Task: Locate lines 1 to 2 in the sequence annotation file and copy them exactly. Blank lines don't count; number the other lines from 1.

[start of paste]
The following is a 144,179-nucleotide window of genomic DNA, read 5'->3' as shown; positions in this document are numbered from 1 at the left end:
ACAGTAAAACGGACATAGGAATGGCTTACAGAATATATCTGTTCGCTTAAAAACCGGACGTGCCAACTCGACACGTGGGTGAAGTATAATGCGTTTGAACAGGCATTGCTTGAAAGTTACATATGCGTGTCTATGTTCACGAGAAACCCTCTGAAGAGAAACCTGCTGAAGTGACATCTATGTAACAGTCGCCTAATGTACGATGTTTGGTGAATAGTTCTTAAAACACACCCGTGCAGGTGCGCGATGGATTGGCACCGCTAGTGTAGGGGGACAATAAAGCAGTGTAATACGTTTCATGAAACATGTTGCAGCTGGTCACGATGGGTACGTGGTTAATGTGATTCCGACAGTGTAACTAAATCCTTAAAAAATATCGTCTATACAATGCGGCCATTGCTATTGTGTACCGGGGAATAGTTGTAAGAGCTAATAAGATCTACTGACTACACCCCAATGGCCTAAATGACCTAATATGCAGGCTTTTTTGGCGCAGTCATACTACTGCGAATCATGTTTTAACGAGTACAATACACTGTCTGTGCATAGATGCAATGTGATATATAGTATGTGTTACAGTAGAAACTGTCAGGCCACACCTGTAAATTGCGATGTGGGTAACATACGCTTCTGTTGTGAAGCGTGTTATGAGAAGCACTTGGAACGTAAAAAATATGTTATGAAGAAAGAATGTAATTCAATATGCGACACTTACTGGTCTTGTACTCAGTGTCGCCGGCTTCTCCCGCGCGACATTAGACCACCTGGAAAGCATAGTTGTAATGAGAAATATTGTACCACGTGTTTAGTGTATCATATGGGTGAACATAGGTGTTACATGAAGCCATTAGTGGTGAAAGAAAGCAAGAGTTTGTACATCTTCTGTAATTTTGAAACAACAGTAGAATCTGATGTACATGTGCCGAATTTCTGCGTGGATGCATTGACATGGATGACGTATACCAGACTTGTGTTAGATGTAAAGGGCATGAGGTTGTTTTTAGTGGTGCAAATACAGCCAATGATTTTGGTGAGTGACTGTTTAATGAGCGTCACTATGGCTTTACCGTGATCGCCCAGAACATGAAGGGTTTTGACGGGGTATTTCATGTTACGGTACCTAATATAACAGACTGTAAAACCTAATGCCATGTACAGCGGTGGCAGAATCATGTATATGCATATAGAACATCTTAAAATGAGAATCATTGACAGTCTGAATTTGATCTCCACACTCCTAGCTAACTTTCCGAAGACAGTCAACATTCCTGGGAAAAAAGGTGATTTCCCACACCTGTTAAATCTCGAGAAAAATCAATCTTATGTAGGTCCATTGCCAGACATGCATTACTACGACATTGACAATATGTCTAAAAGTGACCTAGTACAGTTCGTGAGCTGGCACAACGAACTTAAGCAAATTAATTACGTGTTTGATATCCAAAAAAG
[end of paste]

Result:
The following is a 144,179-nucleotide window of genomic DNA, read 5'->3' as shown; positions in this document are numbered from 1 at the left end:
ACAGTAAAACGGACATAGGAATGGCTTACAGAATATATCTGTTCGCTTAAAAACCGGACGTGCCAACTCGACACGTGGGTGAAGTATAATGCGTTTGAACAGGCATTGCTTGAAAGTTACATATGCGTGTCTATGTTCACGAGAAACCCTCTGAAGAGAAACCTGCTGAAGTGACATCTATGTAACAGTCGCCTAATGTACGATGTTTGGTGAATAGTTCTTAAAACACACCCGTGCAGGTGCGCGATGGATTGGCACCGCTAGTGTAGGGGGACAATAAAGCAGTGTAATACGTTTCATGAAACATGTTGCAGCTGGTCACGATGGGTACGTGGTTAATGTGATTCCGACAGTGTAACTAAATCCTTAAAAAATATCGTCTATACAATGCGGCCATTGCTATTGTGTACCGGGGAATAGTTGTAAGAGCTAATAAGATCTACTGACTACACCCCAATGGCCTAAATGACCTAATATGCAGGCTTTTTTGGCGCAGTCATACTACTGCGAATCATGTTTTAACGAGTACAATACACTGTCTGTGCATAGATGCAATGTGATATATAGTATGTGTTACAGTAGAAACTGTCAGGCCACACCTGTAAATTGCGATGTGGGTAACATACGCTTCTGTTGTGAAGCGTGTTATGAGAAGCACTTGGAACGTAAAAAATATGTTATGAAGAAAGAATGTAATTCAATATGCGACACTTACTGGTCTTGTACTCAGTGTCGCCGGCTTCTCCCGCGCGACATTAGACCACCTGGAAAGCATAGTTGTAATGAGAAATATTGTACCACGTGTTTAGTGTATCATATGGGTGAACATAGGTGTTACATGAAGCCATTAGTGGTGAAAGAAAGCAAGAGTTTGTACATCTTCTGTAATTTTGAAACAACAGTAGAATCTGATGTACATGTGCCGAATTTCTGCGTGGATGCATTGACATGGATGACGTATACCAGACTTGTGTTAGATGTAAAGGGCATGAGGTTGTTTTTAGTGGTGCAAATACAGCCAATGATTTTGGTGAGTGACTGTTTAATGAGCGTCACTATGGCTTTACCGTGATCGCCCAGAACATGAAGGGTTTTGACGGGGTATTTCATGTTACGGTACCTAATATAACAGACTGTAAAACCTAATGCCATGTACAGCGGTGGCAGAATCATGTATATGCATATAGAACATCTTAAAATGAGAATCATTGACAGTCTGAATTTGATCTCCACACTCCTAGCTAACTTTCCGAAGACAGTCAACATTCCTGGGAAAAAAGGTGATTTCCCACACCTGTTAAATCTCGAGAAAAATCAATCTTATGTAGGTCCATTGCCAGACATGCATTACTACGACATTGACAATATGTCTAAAAGTGACCTAGTACAGTTCGTGAGCTGGCACAACGAACTTAAGCAAATTAATTACGTGTTTGATATCCAAAAAAG